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I'm using the router (was using the built in one, now using ui-route but solutions for either are fine) in Angular.JS to switch between control/template pairs. When switching back and forth between a couple of these pages it takes up to a second to setup the DOM each time which looks terrible. Is there anyway of having angular keep around the DOM tree instead of recreating it each time. I guess I'd like to just hide/sow the bits for each page rather than remove/re-create them each time.

Any suggestions welcome!

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You could hide/show areas with ng-show. also you may want to look into $templateCache which will allow you to cache your views. – Jonathan Palumbo May 22 '13 at 15:47
I guess I could us ng-show, but then wouldn't I have to throw away the hole router and url management that Angular provides? Not totally sure how to use $templateCache, can I set things up so that all templates are cached? – Thomas Parslow May 24 '13 at 8:43
You could use two ng-app to manage two behaviors i guess. – GnrlBzik Jun 3 '13 at 18:41

3 Answers 3

up vote 4 down vote accepted

You have to write your own ng-view directive to create such functionality.

The basic idea behind it is:

Before the route changes, instead of destroying the current view element, and scope, you just put it in an invisible cache DIV, and deregister scope listeners. Give the element a data attribute with the $$route.templateUrl to be able to get it back. Then you fetch the next view from the server.

Before the route changes you check for cache item existance, and if it is in your cache div get the element from the cache, re-register listeners and put the current view the cache.

The tricky part is not to mess the $scopes up. So you might need a constructor and destructor in your $scope for the event, and maybe for the $watchers as well. I'm not sure.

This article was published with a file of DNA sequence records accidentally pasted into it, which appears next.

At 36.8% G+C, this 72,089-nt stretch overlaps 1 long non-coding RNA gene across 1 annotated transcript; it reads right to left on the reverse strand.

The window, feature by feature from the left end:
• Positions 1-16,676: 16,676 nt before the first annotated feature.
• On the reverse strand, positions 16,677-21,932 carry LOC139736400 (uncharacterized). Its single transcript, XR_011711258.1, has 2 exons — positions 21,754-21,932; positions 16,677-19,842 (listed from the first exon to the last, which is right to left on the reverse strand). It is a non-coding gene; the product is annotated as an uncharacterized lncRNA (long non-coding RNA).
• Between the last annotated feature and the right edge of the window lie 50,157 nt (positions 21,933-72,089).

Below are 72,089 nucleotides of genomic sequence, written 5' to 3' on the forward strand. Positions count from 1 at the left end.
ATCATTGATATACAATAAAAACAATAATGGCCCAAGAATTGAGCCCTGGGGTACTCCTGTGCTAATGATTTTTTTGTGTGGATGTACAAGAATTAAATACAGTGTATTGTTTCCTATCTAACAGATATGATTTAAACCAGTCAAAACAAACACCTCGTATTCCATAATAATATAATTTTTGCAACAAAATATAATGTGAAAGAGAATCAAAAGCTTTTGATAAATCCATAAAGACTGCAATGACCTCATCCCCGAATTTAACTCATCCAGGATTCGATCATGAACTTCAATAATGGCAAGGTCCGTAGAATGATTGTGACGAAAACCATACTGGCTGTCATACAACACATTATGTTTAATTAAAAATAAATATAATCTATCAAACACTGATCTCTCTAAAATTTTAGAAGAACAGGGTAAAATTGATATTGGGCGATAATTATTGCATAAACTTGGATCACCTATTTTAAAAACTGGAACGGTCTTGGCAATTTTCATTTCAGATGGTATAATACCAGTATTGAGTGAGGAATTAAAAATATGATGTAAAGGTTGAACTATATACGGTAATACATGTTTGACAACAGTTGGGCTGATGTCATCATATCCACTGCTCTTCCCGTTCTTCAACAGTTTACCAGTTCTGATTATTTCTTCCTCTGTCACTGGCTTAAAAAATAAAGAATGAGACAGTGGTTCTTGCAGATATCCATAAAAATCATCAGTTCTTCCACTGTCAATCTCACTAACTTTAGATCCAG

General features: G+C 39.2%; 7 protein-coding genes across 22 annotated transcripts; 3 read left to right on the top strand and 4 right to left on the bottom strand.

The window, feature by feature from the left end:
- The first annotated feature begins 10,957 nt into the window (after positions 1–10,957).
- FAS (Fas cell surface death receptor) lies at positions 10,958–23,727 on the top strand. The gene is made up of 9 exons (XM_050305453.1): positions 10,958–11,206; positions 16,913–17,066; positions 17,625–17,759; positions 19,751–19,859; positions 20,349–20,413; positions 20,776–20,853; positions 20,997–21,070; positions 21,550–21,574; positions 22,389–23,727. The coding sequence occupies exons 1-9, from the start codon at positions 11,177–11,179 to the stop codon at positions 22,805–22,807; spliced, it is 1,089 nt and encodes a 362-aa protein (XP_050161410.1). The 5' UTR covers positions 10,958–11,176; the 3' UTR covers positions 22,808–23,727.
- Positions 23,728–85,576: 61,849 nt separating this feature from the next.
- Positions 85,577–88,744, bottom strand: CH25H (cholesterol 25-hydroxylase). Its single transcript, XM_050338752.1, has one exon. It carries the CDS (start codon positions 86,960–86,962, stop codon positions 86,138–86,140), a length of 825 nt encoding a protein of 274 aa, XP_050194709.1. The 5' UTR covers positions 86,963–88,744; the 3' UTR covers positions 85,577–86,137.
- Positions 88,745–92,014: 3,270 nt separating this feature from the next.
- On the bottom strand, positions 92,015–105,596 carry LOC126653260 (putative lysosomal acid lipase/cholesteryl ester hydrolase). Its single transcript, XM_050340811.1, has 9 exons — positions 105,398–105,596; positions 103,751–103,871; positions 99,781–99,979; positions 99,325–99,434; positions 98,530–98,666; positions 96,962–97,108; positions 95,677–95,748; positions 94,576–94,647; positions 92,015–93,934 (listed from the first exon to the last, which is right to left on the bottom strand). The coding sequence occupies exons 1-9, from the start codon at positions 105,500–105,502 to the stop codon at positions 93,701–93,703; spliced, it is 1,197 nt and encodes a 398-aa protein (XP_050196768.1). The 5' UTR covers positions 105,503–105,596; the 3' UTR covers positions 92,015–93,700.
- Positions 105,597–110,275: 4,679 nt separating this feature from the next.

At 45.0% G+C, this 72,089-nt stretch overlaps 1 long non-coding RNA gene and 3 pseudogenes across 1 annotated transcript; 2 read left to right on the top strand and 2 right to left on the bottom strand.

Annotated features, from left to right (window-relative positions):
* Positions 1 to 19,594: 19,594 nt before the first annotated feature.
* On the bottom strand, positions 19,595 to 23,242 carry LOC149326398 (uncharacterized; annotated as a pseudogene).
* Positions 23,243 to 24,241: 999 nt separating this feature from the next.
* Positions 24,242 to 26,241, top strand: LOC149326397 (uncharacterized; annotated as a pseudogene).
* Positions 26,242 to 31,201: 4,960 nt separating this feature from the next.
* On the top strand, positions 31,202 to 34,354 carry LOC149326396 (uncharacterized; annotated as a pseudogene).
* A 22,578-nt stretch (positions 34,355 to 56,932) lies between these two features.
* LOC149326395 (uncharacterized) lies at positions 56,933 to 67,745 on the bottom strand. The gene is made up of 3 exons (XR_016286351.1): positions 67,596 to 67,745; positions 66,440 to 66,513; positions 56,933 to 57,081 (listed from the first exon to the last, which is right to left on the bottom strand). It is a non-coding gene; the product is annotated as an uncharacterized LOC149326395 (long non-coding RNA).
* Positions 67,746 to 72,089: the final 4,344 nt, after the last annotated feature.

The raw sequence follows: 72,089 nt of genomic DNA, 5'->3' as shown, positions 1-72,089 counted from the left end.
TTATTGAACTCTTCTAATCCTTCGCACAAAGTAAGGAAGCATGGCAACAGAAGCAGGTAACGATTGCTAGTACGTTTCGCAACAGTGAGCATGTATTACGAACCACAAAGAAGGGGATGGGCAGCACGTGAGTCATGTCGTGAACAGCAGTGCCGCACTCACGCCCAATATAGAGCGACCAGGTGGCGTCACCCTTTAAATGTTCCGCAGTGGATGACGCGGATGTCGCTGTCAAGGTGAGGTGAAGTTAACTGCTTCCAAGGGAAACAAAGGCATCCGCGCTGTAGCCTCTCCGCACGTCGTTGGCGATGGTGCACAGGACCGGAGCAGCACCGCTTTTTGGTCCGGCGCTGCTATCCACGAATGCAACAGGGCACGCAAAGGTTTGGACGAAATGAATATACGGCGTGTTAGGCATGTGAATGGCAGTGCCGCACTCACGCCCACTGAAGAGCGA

But to be honest, if you using the template cache and still takes 1 second or so to render, then you might have some inefficient $watch expression, or a huge ng-repeat. You should consider some refact.

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+1 for the performance comment in the last paragraph – w00t Jun 4 '13 at 13:20
Is it really helps someone on real problem? If someone provide example(s) how it works with code will be great. – alexche8 Jan 12 at 15:11

I've been researching this myself. I am working on rather old hardware in an unaccelerated browser. Initial render is a problem. My early work-around was to cache pre-compiled templates, as you are attempting. I found that this provided only a minimal speed improvement.

The real bottleneck was coming from my ng-repeat directives, the number of reflows that resulted and the number of DOM nodes/watchers I was building in each iteration.

Some sources have suggested creating a custom directive which manually assembles the dom and appends it in one go. The result is very minimal reflow and no watchers. The downside is very large. No more angular fun and a lot of unnecessary work. More importantly, none of this provided a large enough speed improvement to justify the work.

I ultimately found that the best speed improvement came from forcing hardware acceleration for each ng-repeat iteration. As suggested above, the ng-animate directive in newer versions angular make this relatively trivial.

You will see immediate page render, with minor reflow hiccups. ng-cloak does not help here. Due to the animation request, the page is not suposed to be cloaked while the repeat renders. These can, however, be rendered reasonably well with a bit of clever fun. I'm actually hiding the ng-repeat until the $location changes, showing a progress indicator in the meantime, and then toggling my ng-show. This works really nicely.

Having said all of that, precompiling your templates should be done as follows.

1) When your app starts, create a new cache for yourself. See$cacheFactory

2) Populate this cache with compiled templates. Inject $compile and call it on each template. Compile returns a function which you will later call against your scope. Key this function in your cache as you see fit.

3) Create a custom directive which accepts a cache key as an attribute. Inside this directive, query your compile cache for the correct compile function. Call the function against your current scope, and append the resulting DOM to the element passed into the directive.

4) Sorta win :).

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can u guide me how to do part 3 ? query ur compile cache for the correct compile function ? – Salman Apr 10 '14 at 19:39
Is there some live example for this method? There are tons of things hidden here: – yccteam Jul 15 '14 at 14:47

If you move up to Angular 1.1.5, you can use the ng-animate attribute on you ng-view tag.

I'm not 100% sure, but I think it does some DOM caching to make the transitions work better. You could try adding adding ng-animate attribute to your tag. That might take care of it for you.

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